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Ethos Farm Partners with N.J. Audubon and U.S. Fish and Wildlife Service to Restore Native Species and Make Humans and the Landscape Healthier

fritillary on bonesetStarting on Earth Day, Ethos Farm, believed to be the first farm in the nation which is home to a primary care medical practice will embark on a large-scale habitat restoration program. Forty acres of the 275-year-old preserved working farm are to be restored using native plants that will provide critical habitat for birds, pollinators and other native wildlife.

Farm owner and board certified internist, Dr. Ron Weiss, is the founder of Ethos Health which joins sustainable agriculture practices and natural resource conservation to his primary care practice to create a healthcare environment optimized to reverse and prevent illness. The practice offers farm-based mindful living health programs and focuses on utilizing plant-based whole foods which according to Weiss, are the most powerful disease-modifying tools available to the medical practitioner.

Ethos Health’s patients and the farm’s Community Supported Agriculture (CSA) members will take part in the restoration efforts, that are supported jointly by the U.S. Fish and Wildlife Service, New Jersey Audubon and the US Department of Agriculture. The restoration work underscores Dr. Weiss’ core belief that it is crucial to know where your food comes from, linking the food to the land. “This link creates better educational opportunities for the public to recognize how conservation efforts play into protecting the natural resources (like soil, water, wildlife) on a regional scale, as well as food systems and their impact on our heath and even the taste of our food,” said Weiss.

highbush blueberry flowers“What many people overlook or take for granted when they buy food, cook food, or even pick food from either their gardens in their own yard or in nature is what goes into having the plant produce,” said John Parke, Stewardship Project Director of NJ Audubon. “Food doesn't just show up, it is grown, thus you need good soil, you need clean water, you need places for it to grow, you need pollinators, you need soil microbes, you need wildlife, you need to keep invasive non-native vegetation in check,” added Parke. “But unless you perform conservation on the land and practice natural resource protection and steward these habitats, these essential building blocks of our food system break down and have a direct impact on food availability, as well as keeping ecological balance in the landscape. Sustainable management of natural resources is essential to make food systems sustainable and that’s what Dr. Weiss and Ethos Health are doing and NJ Audubon commends Ethos Heath for the efforts and commitment to the project!”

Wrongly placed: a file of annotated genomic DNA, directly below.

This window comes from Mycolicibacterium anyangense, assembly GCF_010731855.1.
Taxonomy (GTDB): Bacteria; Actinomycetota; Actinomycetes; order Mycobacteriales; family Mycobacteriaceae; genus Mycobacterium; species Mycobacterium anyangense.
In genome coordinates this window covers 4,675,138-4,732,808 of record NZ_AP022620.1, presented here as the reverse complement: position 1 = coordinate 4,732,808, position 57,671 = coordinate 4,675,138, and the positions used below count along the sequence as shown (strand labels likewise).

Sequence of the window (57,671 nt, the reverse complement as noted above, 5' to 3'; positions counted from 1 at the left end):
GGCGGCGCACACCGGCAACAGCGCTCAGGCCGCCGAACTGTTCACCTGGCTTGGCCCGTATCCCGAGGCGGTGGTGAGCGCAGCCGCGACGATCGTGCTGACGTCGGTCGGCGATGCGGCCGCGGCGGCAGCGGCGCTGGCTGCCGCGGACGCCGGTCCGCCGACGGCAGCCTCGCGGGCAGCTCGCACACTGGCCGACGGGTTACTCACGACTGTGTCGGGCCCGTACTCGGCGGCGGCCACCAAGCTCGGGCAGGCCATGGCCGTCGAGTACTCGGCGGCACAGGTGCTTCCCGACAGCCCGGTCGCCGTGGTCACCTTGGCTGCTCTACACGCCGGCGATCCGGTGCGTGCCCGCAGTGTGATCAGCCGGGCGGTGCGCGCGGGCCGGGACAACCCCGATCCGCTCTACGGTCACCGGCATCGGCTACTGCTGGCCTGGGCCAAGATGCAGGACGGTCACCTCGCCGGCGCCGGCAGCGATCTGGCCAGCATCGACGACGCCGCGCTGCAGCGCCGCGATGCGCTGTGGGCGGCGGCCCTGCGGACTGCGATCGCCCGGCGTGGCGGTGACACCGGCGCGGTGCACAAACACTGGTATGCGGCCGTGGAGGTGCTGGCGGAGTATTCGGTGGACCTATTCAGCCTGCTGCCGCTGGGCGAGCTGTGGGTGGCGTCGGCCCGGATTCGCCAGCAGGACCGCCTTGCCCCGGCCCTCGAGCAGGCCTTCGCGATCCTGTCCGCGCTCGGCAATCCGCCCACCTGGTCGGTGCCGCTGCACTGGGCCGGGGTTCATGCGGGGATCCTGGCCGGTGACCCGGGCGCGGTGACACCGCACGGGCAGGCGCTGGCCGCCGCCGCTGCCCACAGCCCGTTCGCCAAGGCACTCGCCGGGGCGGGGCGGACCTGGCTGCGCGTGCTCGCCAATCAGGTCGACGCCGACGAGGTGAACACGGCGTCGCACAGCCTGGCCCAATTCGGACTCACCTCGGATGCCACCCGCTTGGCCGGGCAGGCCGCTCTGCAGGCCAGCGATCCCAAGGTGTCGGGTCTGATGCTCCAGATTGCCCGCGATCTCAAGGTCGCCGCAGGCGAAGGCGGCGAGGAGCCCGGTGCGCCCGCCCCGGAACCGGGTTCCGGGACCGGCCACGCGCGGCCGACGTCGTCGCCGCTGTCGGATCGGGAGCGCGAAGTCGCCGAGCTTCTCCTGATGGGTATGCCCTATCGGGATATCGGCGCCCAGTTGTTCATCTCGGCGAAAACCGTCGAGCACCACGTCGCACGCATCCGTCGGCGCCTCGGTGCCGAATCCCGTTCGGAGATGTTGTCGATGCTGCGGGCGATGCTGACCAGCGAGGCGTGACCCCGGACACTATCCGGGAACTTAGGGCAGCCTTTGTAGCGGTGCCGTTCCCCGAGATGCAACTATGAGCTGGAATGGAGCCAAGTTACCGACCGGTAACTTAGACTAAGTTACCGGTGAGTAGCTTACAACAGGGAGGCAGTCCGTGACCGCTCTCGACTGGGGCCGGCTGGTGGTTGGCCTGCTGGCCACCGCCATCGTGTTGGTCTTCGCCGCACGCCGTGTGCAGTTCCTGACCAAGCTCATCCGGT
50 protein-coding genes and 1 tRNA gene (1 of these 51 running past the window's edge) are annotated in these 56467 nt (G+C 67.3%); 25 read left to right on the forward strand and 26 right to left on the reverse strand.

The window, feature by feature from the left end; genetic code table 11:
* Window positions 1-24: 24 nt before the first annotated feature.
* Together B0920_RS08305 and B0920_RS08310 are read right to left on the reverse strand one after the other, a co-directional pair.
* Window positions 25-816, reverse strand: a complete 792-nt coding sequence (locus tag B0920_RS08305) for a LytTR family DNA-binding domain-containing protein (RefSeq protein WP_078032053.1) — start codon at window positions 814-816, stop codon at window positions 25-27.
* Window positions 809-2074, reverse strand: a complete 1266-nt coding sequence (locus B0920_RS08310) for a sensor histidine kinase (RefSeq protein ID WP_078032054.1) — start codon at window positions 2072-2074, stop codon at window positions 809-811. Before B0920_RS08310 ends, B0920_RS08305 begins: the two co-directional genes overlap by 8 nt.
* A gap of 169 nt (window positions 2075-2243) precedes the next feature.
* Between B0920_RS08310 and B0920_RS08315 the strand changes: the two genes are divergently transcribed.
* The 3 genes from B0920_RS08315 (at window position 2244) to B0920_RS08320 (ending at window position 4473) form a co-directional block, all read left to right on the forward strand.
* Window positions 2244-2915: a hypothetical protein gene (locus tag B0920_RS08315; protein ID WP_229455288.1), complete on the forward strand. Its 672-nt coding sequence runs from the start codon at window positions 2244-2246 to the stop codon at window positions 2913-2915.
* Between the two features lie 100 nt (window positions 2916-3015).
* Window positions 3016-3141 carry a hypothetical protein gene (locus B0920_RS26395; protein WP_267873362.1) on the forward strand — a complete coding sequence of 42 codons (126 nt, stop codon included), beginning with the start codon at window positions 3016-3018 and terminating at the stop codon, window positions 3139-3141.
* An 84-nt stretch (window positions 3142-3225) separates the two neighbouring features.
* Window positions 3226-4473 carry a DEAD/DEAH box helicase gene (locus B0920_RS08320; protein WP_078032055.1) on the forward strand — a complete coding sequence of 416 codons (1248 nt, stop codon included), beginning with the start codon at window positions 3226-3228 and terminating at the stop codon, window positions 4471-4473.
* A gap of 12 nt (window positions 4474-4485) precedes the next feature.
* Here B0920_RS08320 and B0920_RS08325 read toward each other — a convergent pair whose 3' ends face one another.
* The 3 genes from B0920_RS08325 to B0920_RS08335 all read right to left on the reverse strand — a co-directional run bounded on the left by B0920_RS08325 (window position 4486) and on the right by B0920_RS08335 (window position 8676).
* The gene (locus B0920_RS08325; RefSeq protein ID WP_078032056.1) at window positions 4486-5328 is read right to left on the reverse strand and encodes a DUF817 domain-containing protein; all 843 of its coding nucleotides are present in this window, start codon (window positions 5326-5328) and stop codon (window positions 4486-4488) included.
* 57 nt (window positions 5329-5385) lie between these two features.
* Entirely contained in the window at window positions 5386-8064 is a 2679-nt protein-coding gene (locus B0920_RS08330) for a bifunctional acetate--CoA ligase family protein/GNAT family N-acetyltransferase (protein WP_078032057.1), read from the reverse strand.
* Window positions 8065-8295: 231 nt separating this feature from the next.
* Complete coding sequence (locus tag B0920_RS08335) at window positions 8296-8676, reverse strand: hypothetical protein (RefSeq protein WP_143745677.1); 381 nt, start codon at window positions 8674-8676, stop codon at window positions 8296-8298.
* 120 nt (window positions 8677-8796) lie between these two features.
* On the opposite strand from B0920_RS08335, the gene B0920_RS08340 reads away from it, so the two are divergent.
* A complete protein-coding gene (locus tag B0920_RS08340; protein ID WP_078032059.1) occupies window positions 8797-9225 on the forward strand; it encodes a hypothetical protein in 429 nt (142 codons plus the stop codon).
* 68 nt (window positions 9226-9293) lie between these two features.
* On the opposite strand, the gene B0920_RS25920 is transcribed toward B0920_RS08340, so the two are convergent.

Ethos Health initiated the project in 2013 with the removal of acres of non-native invasive vegetationHighbush blueberry species such as multiflora rose, autumn olive and Japanese honeysuckle. Now these areas will be planted with native species such as elderberry, high-bush blueberry, willows, dogwoods, oaks, and others that will provide numerous ecological benefits to the landscape. “Restoring important natural ecosystems on the 342 acre farm’s forests, wetlands, former pastures and production fields, has a profound effect on our landscapes, our health, our wildlife and the communities where we live,” added Weiss. “And how we care for our landscape through conservation is the key to a meaningful, healthy, and enjoyable existence.”

The project is being partially funded through several federal agencies, specifically the USFWS Partners for Fish and Wildlife Program, the USDA’s Environmental Quality Incentive Program and the USDA’ State Acres for Wildlife Program. New Jersey Audubon is providing technical assistance for the project, as well as their no-till seeding drill and some labor.

photos by John Parke

Wild Bobwhite Quail Return to the Pinelands

Pine island release -in this covey is the 4000 quail translocated by Tall Timbers(photo by John Parke)On April 1, 2015, beginning just after sunrise, we began releasing the first of 80 wild Northern Bobwhite quail into New Jersey’s Pinelands. Led by New Jersey Audubon and in partnership with the Pine Island Cranberry Company and the Haines Family, project co-collaborators Tall Timbers Research Station, the University of Delaware, Pine Creek Forestry, and the NJ Division of Fish and Wildlife, we have truly begun the process of re-establishing Northern Bobwhite to the state!

The quail, all bearing radio collars, will be tracked by graduate students from the University of Delaware. With the first goal of just survival we ultimately will be looking for these birds to nest and successfully fledge young

In the coming days and weeks we will be sharing more photos and videos. For now the New Jersey Audubon Stewardship Department would like to share photos with you of this historic day in NJ Wildlife Conservation fantastic moment!

To all of the Project Supporters  - thank you so much for helping to make this project possible!!  To make a donation to the quail project please go to bobwhite.njaudubon.org

Press coverage of this historic day in NJ Wildlife Conservation can be found at: A Quail Comeback in the Barrens

holly Haines release 2015(bill Dalton)

quail with transmitterCecil-quail-parke (jean Lynch)last quail out of the box(Bill dalton)photos by Bill Dalton, Jean Lynch and John Parke